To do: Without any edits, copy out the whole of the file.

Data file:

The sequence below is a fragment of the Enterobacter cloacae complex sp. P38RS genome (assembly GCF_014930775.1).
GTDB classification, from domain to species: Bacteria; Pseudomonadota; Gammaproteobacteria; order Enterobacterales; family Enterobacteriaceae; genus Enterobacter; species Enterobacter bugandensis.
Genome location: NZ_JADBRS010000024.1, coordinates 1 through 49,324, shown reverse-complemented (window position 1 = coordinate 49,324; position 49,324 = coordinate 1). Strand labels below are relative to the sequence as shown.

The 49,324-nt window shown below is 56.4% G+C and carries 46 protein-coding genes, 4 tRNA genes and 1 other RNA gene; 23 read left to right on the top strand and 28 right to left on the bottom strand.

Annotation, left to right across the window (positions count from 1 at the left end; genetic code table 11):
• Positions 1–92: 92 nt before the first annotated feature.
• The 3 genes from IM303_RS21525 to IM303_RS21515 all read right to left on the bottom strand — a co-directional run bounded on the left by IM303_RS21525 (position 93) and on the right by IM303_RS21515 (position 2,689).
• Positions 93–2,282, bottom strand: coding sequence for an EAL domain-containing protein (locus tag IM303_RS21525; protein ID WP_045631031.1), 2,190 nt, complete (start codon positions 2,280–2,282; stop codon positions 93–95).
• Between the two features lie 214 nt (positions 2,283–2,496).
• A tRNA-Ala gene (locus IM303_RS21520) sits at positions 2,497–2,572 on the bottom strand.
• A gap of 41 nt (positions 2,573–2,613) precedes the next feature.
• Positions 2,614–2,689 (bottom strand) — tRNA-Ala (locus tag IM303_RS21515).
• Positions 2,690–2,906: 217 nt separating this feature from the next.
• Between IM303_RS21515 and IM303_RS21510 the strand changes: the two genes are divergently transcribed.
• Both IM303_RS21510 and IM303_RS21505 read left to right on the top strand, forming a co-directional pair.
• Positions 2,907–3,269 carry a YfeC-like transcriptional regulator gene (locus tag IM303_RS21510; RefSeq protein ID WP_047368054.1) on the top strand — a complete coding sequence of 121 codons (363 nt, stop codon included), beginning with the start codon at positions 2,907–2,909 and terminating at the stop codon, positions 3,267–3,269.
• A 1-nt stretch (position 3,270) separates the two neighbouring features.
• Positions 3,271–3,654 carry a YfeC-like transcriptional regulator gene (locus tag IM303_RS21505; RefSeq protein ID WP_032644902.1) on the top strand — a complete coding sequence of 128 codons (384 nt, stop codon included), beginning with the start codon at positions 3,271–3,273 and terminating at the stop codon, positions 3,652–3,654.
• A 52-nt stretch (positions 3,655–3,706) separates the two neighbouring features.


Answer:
The sequence below is a fragment of the Enterobacter cloacae complex sp. P38RS genome (assembly GCF_014930775.1).
GTDB classification, from domain to species: Bacteria; Pseudomonadota; Gammaproteobacteria; order Enterobacterales; family Enterobacteriaceae; genus Enterobacter; species Enterobacter bugandensis.
Genome location: NZ_JADBRS010000024.1, coordinates 1 through 49,324, shown reverse-complemented (window position 1 = coordinate 49,324; position 49,324 = coordinate 1). Strand labels below are relative to the sequence as shown.

The 49,324-nt window shown below is 56.4% G+C and carries 46 protein-coding genes, 4 tRNA genes and 1 other RNA gene; 23 read left to right on the top strand and 28 right to left on the bottom strand.

Annotation, left to right across the window (positions count from 1 at the left end; genetic code table 11):
• Positions 1–92: 92 nt before the first annotated feature.
• The 3 genes from IM303_RS21525 to IM303_RS21515 all read right to left on the bottom strand — a co-directional run bounded on the left by IM303_RS21525 (position 93) and on the right by IM303_RS21515 (position 2,689).
• Positions 93–2,282, bottom strand: coding sequence for an EAL domain-containing protein (locus tag IM303_RS21525; protein ID WP_045631031.1), 2,190 nt, complete (start codon positions 2,280–2,282; stop codon positions 93–95).
• Between the two features lie 214 nt (positions 2,283–2,496).
• A tRNA-Ala gene (locus IM303_RS21520) sits at positions 2,497–2,572 on the bottom strand.
• A gap of 41 nt (positions 2,573–2,613) precedes the next feature.
• Positions 2,614–2,689 (bottom strand) — tRNA-Ala (locus tag IM303_RS21515).
• Positions 2,690–2,906: 217 nt separating this feature from the next.
• Between IM303_RS21515 and IM303_RS21510 the strand changes: the two genes are divergently transcribed.
• Both IM303_RS21510 and IM303_RS21505 read left to right on the top strand, forming a co-directional pair.
• Positions 2,907–3,269 carry a YfeC-like transcriptional regulator gene (locus tag IM303_RS21510; RefSeq protein ID WP_047368054.1) on the top strand — a complete coding sequence of 121 codons (363 nt, stop codon included), beginning with the start codon at positions 2,907–2,909 and terminating at the stop codon, positions 3,267–3,269.
• A 1-nt stretch (position 3,270) separates the two neighbouring features.
• Positions 3,271–3,654 carry a YfeC-like transcriptional regulator gene (locus tag IM303_RS21505; RefSeq protein ID WP_032644902.1) on the top strand — a complete coding sequence of 128 codons (384 nt, stop codon included), beginning with the start codon at positions 3,271–3,273 and terminating at the stop codon, positions 3,652–3,654.
• A 52-nt stretch (positions 3,655–3,706) separates the two neighbouring features.